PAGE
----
Keep reading... Show less

European soccer goes to war over wealthy clubs' plans for exclusive "Super League"

Europe's biggest soccer clubs have established The Super League, a new midweek tournament that would compete with — and threaten the very existence of — the Champions League.

Why it matters: This new league, set to start in 2023, "would bring about the most significant restructuring of elite European soccer since the 1950s, and could herald the largest transfer of wealth to a small set of teams in modern sports history," writes NYT's Tariq Panja.

Keep reading... Show less

81% of S&P 500 companies have reported a positive earnings surprise for Q1

First-quarter earnings so far have been very strong, outpacing even the rosy expectations from Wall Street and that's a trend that's expected to continue for all of 2021. S&P 500 companies are on pace for one of the best quarters of positive earnings surprises on record, according to FactSet.

Why it matters: The results show that not only has the earnings recession ended for U.S. companies, but firms are performing better than expected and the economy may be justifying all the hype.

Keep reading... Show less

NASA's Mars helicopter takes flight as first aircraft piloted on another planet

NASA successfully piloted the Ingenuity Mars helicopter for its first experimental flight on Monday, briefly hopping the aircraft as NASA's Perseverance rover collected data.

Why it matters: Ingenuity's short flight marks the first time a human-built aircraft has flown on a world other than Earth, opening the door to new means of exploring planets far from our own.

Keep reading... Show less

All U.S. adults now eligible for COVID-19 vaccine, meeting Biden's April 19 deadline

All 50 U.S. states, plus Washington, D.C. and Puerto Rico, have now made U.S. adults over the age of 16 eligible for COVID-19 vaccines, meeting President Biden's April 19 deadline.

Why it matters: The landmark speaks to the increased pace of the national vaccination campaign, but will increase pressure on the federal government, states and pharmaceutical companies to provide adequate vaccine supply and logistics.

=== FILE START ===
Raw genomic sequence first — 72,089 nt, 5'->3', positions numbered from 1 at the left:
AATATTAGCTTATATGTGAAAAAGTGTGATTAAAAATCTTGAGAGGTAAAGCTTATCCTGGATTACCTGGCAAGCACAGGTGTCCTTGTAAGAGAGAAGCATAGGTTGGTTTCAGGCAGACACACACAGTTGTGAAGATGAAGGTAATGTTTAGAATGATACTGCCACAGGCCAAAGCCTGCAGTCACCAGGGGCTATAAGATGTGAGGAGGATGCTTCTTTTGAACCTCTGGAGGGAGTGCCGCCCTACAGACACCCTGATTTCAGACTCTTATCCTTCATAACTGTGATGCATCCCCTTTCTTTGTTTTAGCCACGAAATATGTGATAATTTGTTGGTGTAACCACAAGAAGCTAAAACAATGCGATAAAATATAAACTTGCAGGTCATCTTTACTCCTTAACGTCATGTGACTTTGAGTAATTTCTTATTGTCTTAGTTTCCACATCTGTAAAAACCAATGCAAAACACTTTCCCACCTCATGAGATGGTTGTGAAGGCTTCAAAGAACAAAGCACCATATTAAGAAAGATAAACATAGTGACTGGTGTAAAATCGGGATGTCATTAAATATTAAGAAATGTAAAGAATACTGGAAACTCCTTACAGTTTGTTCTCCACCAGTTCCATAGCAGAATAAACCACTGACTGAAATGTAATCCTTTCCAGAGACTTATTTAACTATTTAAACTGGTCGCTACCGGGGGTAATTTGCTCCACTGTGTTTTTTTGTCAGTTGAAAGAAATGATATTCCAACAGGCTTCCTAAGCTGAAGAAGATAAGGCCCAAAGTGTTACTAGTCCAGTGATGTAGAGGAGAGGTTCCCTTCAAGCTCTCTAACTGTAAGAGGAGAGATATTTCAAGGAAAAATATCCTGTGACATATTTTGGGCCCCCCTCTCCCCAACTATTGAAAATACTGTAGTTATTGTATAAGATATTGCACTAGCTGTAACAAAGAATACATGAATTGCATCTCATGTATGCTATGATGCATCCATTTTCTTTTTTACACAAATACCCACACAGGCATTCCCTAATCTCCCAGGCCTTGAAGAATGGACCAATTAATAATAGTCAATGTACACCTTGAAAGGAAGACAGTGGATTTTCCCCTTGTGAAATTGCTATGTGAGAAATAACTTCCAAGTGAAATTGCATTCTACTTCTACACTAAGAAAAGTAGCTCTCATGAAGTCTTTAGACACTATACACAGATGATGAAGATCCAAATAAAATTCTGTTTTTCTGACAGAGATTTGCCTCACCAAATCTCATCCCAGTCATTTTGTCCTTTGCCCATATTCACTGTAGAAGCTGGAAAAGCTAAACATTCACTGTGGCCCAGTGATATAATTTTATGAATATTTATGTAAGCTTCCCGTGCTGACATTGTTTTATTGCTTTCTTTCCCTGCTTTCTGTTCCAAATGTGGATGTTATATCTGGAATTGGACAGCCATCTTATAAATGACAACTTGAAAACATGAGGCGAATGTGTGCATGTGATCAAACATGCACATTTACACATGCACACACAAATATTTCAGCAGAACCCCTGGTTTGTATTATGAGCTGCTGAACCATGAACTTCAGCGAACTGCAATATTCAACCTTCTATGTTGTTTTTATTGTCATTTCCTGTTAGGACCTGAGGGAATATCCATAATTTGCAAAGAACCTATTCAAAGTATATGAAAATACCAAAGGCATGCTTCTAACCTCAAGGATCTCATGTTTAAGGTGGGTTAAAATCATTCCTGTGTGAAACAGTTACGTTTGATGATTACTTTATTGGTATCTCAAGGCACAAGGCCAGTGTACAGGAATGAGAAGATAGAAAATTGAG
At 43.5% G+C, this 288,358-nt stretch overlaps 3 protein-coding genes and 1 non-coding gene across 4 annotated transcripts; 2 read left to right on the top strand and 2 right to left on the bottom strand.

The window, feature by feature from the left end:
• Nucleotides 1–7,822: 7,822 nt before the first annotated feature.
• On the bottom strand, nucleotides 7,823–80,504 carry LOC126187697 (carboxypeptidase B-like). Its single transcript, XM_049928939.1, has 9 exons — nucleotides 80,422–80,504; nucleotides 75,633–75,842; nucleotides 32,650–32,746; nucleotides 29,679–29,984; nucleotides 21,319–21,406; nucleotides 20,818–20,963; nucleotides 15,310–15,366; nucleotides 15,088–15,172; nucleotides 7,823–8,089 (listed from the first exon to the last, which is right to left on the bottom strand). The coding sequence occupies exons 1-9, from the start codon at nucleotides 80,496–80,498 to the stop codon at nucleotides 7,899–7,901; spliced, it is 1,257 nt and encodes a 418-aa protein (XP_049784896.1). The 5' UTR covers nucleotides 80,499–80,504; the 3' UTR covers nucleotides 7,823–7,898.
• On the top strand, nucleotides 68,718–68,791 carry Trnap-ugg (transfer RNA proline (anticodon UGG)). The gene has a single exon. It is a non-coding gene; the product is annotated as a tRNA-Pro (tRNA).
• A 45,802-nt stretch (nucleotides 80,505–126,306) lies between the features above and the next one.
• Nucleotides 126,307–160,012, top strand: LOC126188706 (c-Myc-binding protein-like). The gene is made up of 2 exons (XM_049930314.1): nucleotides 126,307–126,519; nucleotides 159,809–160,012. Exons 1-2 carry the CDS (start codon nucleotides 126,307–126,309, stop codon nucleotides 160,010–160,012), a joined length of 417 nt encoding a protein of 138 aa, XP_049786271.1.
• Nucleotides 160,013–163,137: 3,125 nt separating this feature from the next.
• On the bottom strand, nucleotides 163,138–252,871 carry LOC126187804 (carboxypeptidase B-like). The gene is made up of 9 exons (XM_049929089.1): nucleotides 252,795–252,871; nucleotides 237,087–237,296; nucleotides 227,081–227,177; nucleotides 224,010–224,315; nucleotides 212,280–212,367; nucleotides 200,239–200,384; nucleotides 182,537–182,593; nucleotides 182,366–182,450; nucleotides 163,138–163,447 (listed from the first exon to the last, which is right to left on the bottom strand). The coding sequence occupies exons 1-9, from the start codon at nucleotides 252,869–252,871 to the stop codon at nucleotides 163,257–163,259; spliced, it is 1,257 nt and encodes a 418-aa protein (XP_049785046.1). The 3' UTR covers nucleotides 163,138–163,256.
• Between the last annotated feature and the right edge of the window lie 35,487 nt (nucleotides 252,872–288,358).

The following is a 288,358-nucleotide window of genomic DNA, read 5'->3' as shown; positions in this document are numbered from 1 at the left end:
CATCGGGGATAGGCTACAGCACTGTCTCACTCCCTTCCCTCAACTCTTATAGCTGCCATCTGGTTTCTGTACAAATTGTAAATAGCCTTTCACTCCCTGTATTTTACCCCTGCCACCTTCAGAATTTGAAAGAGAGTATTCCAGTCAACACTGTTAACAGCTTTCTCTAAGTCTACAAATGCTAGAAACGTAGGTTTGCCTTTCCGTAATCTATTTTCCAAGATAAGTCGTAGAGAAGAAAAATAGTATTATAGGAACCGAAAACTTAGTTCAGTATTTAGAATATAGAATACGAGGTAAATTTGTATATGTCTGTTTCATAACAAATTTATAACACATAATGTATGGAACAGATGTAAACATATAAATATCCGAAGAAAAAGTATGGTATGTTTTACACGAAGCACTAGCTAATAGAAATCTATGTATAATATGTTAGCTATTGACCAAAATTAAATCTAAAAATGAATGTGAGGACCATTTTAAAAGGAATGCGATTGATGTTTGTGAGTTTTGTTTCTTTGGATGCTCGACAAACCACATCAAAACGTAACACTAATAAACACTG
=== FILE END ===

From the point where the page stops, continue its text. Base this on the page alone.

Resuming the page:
Keep reading... Show less

Minneapolis braces for a verdict in the Derek Chauvin trial

Minneapolis is waking up to images of an occupied city on Monday, as the city and the world await a verdict in the Derek Chauvin trial.

What it's like: Residents running errands, picking up dinner and heading to the dog park in recent days encountered heavily-armed National Guard troops stationed throughout the city.

Keep reading... Show less

Russian authorities say jailed opposition leader Navalny has been transferred to hospital

Russian opposition leader Alexei Navalny has been hospitalized, one day after his doctor warned that the jailed Putin critic "could die at any moment," Russia's prison service said Monday.

Why it matters: News that Navalny's condition had severely deteriorated on the third week of a hunger strike prompted outrage from his supporters and international demands for Russia to provide him with immediate medical treatment.

Keep reading... Show less

The state worst hit by the pandemic

Data: Hamilton Place Strategies; Chart: Will Chase/Axios

When the coronavirus pandemic hit, the job facing governments was to save lives and save jobs. Very few states did well on both measures, while New York, almost uniquely, did particularly badly on both.

Why it matters: The jury is still out on whether there was a trade-off between the dual imperatives; a new analysis from Hamilton Place Strategies shows no clear correlation between the two.

Keep reading... Show less

Insights

mail-copy

Get Goodhumans in your inbox

Most Read

More Stories